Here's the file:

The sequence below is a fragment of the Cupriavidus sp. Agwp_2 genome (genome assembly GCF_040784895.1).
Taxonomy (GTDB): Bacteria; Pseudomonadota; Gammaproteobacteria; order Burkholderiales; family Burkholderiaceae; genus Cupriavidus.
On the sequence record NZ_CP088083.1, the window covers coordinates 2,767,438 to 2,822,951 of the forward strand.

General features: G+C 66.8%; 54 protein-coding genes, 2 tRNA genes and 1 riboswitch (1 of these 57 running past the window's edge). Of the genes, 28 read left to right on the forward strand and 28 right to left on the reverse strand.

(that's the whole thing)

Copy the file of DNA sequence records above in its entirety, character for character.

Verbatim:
The sequence below is a fragment of the Cupriavidus sp. Agwp_2 genome (genome assembly GCF_040784895.1).
Taxonomy (GTDB): Bacteria; Pseudomonadota; Gammaproteobacteria; order Burkholderiales; family Burkholderiaceae; genus Cupriavidus.
On the sequence record NZ_CP088083.1, the window covers coordinates 2,767,438 to 2,822,951 of the forward strand.

General features: G+C 66.8%; 54 protein-coding genes, 2 tRNA genes and 1 riboswitch (1 of these 57 running past the window's edge). Of the genes, 28 read left to right on the forward strand and 28 right to left on the reverse strand.